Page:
If someone said, "I think most people will be in a 10% better mood in the year 2023," we’d call them delusional. When someone does the same thing by projecting 10-year market returns, we call them analysts.
2. The single largest variable that affects returns is valuations — and you have no idea what they'll do
Someone who bought a low-cost S&P 500 index fund in 2003 earned a 97% return by the end of 2012. That’s great! And they didn’t need to know a thing about portfolio management, technical analysis, or suffer through a single segment of "The Lighting Round."
Meanwhile, the average equity market neutral fancy-pants hedge fund lost 4.7% of its value over the same period, according to data from Dow Jones Credit Suisse Hedge Fund Indices. The average long-short equity hedge fund produced a 96% total return — still short of an index fund.
Investing is not like a computer: Simple and basic can be more powerful than complex and cutting-edge. And it’s not like golf: The spectators have a pretty good chance of humbling the pros.
3. Simple is usually better than smart
Most investors understand that stocks produce superior long-term returns, but at the cost of higher volatility. Yet every time — every single time — there’s even a hint of volatility, the same cry is heard from the investing public: "What is going on?!"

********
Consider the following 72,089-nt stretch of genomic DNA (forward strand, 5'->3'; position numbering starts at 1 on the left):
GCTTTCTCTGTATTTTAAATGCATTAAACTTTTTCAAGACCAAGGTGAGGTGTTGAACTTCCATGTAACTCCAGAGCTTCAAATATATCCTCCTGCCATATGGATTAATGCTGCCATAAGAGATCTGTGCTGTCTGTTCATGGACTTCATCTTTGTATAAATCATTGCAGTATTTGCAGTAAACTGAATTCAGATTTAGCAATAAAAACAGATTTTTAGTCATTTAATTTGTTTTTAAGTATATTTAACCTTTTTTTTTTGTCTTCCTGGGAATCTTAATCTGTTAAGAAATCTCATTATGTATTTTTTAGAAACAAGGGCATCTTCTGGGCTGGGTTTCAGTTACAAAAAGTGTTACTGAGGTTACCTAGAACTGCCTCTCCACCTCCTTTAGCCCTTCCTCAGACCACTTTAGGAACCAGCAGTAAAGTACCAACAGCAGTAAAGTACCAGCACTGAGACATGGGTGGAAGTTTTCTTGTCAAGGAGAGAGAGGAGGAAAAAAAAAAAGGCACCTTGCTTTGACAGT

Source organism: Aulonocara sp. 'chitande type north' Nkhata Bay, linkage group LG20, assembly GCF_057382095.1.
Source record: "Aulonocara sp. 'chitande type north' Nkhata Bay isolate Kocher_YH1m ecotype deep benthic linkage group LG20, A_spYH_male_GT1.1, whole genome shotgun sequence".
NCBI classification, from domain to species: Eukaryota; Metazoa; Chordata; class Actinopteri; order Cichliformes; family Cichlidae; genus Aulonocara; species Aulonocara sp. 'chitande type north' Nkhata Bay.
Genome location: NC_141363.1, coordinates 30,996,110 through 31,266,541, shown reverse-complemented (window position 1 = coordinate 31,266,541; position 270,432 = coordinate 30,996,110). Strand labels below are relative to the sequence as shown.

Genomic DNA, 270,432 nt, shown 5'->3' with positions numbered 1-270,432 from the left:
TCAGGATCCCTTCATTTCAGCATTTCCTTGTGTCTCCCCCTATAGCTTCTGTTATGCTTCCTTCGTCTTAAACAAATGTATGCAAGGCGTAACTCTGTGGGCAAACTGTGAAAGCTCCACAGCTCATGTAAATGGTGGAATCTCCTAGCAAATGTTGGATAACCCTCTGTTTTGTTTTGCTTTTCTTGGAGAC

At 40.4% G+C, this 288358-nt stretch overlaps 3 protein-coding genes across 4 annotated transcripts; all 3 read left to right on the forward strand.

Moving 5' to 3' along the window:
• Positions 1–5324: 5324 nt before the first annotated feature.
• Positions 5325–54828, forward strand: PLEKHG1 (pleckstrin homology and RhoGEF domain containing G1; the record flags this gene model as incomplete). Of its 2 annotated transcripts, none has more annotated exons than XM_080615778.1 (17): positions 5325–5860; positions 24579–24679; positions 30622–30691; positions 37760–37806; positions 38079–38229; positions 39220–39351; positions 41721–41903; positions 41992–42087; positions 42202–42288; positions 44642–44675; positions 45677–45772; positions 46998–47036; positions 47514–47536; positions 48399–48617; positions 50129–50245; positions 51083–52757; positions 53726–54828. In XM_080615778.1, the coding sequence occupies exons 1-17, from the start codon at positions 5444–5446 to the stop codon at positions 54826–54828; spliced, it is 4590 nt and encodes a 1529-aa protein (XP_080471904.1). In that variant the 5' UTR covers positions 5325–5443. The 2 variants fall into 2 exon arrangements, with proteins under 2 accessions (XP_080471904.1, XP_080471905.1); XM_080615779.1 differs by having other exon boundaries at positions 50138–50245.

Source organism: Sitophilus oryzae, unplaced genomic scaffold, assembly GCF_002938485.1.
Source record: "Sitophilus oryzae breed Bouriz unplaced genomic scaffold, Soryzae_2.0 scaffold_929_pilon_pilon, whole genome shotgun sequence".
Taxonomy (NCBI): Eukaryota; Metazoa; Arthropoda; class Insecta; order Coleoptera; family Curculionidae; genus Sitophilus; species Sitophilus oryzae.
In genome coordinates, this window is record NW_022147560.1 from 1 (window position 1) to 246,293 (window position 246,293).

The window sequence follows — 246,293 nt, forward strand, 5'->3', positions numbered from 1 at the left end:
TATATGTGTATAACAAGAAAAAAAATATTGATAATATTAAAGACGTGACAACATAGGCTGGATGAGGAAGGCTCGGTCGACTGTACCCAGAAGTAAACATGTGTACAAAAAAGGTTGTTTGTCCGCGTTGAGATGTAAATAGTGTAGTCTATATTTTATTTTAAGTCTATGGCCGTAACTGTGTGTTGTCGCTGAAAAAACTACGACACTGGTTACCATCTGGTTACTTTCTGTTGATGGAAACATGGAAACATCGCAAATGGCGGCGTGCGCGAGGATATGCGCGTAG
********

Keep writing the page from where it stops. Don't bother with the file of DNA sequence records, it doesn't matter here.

Nine times out of ten, the correct answer is the same: Nothing is going on. This is just what stocks do.
Since 1900 the S&P 500 (^GSPC) has returned about 6% per year, but the average difference between any year’s highest close and lowest close is 23%. Remember this the next time someone tries to explain why the market is up or down by a few percentage points. They are basically trying to explain why summer came after spring.
Someone once asked J.P. Morgan what the market will do. "It will fluctuate," he allegedly said. Truer words have never been spoken.
4. The odds of the stock market experiencing high volatility are 100%
The vast majority of financial products are sold by people whose only interest in your wealth is the amount of fees they can sucker you out of.
You need no experience, credentials, or even common sense to be a financial pundit. Sadly, the louder and more bombastic a pundit is, the more attention he’ll receive, even though it makes him more likely to be wrong.
This is perhaps the most important theory in finance. Until it is understood you stand a high chance of being bamboozled and misled at every corner.
"Everything else is cream cheese."
5. The industry is dominated by cranks, charlatans and salesmen